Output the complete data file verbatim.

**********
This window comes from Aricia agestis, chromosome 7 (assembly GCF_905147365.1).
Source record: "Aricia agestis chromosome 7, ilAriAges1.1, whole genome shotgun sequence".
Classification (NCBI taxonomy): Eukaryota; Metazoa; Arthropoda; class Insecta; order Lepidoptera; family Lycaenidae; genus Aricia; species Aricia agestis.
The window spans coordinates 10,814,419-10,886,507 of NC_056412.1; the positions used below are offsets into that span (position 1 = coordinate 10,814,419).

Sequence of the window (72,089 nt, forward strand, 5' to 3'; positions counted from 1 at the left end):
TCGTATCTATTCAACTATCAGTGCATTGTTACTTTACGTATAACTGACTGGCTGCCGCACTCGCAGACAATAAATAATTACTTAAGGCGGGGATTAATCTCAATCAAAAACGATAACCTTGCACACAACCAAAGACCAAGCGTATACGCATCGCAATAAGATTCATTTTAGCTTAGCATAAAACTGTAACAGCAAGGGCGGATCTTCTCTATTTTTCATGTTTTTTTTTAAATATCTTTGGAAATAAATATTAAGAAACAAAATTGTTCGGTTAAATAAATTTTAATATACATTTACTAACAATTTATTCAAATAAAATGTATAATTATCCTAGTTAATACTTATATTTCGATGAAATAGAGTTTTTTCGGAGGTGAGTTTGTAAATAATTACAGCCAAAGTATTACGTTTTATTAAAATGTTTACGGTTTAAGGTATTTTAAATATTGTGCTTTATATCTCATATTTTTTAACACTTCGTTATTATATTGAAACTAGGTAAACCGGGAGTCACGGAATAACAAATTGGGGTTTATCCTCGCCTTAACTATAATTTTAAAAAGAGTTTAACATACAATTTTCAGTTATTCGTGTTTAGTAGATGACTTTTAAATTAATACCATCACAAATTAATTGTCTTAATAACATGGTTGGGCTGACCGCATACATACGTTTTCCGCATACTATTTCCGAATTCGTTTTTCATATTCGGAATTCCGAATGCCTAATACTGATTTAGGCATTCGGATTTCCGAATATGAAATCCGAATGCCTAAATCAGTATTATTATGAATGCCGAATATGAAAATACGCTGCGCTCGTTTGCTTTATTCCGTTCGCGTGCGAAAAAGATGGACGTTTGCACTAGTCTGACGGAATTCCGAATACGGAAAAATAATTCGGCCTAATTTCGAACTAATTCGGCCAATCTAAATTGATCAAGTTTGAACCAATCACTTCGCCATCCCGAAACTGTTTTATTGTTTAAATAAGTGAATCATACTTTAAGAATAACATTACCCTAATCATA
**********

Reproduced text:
This window comes from Aricia agestis, chromosome 7 (assembly GCF_905147365.1).
Source record: "Aricia agestis chromosome 7, ilAriAges1.1, whole genome shotgun sequence".
Classification (NCBI taxonomy): Eukaryota; Metazoa; Arthropoda; class Insecta; order Lepidoptera; family Lycaenidae; genus Aricia; species Aricia agestis.
The window spans coordinates 10,814,419-10,886,507 of NC_056412.1; the positions used below are offsets into that span (position 1 = coordinate 10,814,419).

Sequence of the window (72,089 nt, forward strand, 5' to 3'; positions counted from 1 at the left end):
TCGTATCTATTCAACTATCAGTGCATTGTTACTTTACGTATAACTGACTGGCTGCCGCACTCGCAGACAATAAATAATTACTTAAGGCGGGGATTAATCTCAATCAAAAACGATAACCTTGCACACAACCAAAGACCAAGCGTATACGCATCGCAATAAGATTCATTTTAGCTTAGCATAAAACTGTAACAGCAAGGGCGGATCTTCTCTATTTTTCATGTTTTTTTTTAAATATCTTTGGAAATAAATATTAAGAAACAAAATTGTTCGGTTAAATAAATTTTAATATACATTTACTAACAATTTATTCAAATAAAATGTATAATTATCCTAGTTAATACTTATATTTCGATGAAATAGAGTTTTTTCGGAGGTGAGTTTGTAAATAATTACAGCCAAAGTATTACGTTTTATTAAAATGTTTACGGTTTAAGGTATTTTAAATATTGTGCTTTATATCTCATATTTTTTAACACTTCGTTATTATATTGAAACTAGGTAAACCGGGAGTCACGGAATAACAAATTGGGGTTTATCCTCGCCTTAACTATAATTTTAAAAAGAGTTTAACATACAATTTTCAGTTATTCGTGTTTAGTAGATGACTTTTAAATTAATACCATCACAAATTAATTGTCTTAATAACATGGTTGGGCTGACCGCATACATACGTTTTCCGCATACTATTTCCGAATTCGTTTTTCATATTCGGAATTCCGAATGCCTAATACTGATTTAGGCATTCGGATTTCCGAATATGAAATCCGAATGCCTAAATCAGTATTATTATGAATGCCGAATATGAAAATACGCTGCGCTCGTTTGCTTTATTCCGTTCGCGTGCGAAAAAGATGGACGTTTGCACTAGTCTGACGGAATTCCGAATACGGAAAAATAATTCGGCCTAATTTCGAACTAATTCGGCCAATCTAAATTGATCAAGTTTGAACCAATCACTTCGCCATCCCGAAACTGTTTTATTGTTTAAATAAGTGAATCATACTTTAAGAATAACATTACCCTAATCATA